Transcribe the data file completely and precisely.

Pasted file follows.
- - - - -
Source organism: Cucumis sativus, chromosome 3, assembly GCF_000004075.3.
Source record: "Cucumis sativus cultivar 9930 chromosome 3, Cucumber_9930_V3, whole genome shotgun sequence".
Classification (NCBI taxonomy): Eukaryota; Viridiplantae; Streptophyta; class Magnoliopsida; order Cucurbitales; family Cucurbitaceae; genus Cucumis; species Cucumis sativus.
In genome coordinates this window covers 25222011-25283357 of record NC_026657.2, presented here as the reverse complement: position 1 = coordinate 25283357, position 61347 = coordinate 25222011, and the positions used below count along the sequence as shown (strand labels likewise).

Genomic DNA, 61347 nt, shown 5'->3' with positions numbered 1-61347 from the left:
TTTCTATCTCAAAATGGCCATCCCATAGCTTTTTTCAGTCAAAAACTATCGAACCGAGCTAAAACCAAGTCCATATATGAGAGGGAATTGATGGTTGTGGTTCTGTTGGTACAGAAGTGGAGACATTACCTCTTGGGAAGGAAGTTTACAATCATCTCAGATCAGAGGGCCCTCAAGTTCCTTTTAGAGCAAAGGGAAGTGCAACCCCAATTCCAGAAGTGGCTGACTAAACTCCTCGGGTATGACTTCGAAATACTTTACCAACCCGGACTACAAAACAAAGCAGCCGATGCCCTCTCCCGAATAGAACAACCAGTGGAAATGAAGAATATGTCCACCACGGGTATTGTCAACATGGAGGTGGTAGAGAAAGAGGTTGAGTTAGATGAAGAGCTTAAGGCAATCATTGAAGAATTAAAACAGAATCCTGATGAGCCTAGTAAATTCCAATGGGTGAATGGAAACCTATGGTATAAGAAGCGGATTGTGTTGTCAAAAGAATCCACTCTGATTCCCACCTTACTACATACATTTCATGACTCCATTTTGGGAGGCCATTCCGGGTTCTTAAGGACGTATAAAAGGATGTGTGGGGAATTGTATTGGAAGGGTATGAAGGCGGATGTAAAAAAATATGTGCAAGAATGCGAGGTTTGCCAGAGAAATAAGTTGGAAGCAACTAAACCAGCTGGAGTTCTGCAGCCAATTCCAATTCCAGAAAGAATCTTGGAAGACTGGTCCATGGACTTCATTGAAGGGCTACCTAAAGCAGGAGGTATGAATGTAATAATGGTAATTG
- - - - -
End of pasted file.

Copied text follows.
Source organism: Cucumis sativus, chromosome 3, assembly GCF_000004075.3.
Source record: "Cucumis sativus cultivar 9930 chromosome 3, Cucumber_9930_V3, whole genome shotgun sequence".
Classification (NCBI taxonomy): Eukaryota; Viridiplantae; Streptophyta; class Magnoliopsida; order Cucurbitales; family Cucurbitaceae; genus Cucumis; species Cucumis sativus.
In genome coordinates this window covers 25222011-25283357 of record NC_026657.2, presented here as the reverse complement: position 1 = coordinate 25283357, position 61347 = coordinate 25222011, and the positions used below count along the sequence as shown (strand labels likewise).

Genomic DNA, 61347 nt, shown 5'->3' with positions numbered 1-61347 from the left:
TTTCTATCTCAAAATGGCCATCCCATAGCTTTTTTCAGTCAAAAACTATCGAACCGAGCTAAAACCAAGTCCATATATGAGAGGGAATTGATGGTTGTGGTTCTGTTGGTACAGAAGTGGAGACATTACCTCTTGGGAAGGAAGTTTACAATCATCTCAGATCAGAGGGCCCTCAAGTTCCTTTTAGAGCAAAGGGAAGTGCAACCCCAATTCCAGAAGTGGCTGACTAAACTCCTCGGGTATGACTTCGAAATACTTTACCAACCCGGACTACAAAACAAAGCAGCCGATGCCCTCTCCCGAATAGAACAACCAGTGGAAATGAAGAATATGTCCACCACGGGTATTGTCAACATGGAGGTGGTAGAGAAAGAGGTTGAGTTAGATGAAGAGCTTAAGGCAATCATTGAAGAATTAAAACAGAATCCTGATGAGCCTAGTAAATTCCAATGGGTGAATGGAAACCTATGGTATAAGAAGCGGATTGTGTTGTCAAAAGAATCCACTCTGATTCCCACCTTACTACATACATTTCATGACTCCATTTTGGGAGGCCATTCCGGGTTCTTAAGGACGTATAAAAGGATGTGTGGGGAATTGTATTGGAAGGGTATGAAGGCGGATGTAAAAAAATATGTGCAAGAATGCGAGGTTTGCCAGAGAAATAAGTTGGAAGCAACTAAACCAGCTGGAGTTCTGCAGCCAATTCCAATTCCAGAAAGAATCTTGGAAGACTGGTCCATGGACTTCATTGAAGGGCTACCTAAAGCAGGAGGTATGAATGTAATAATGGTAATTG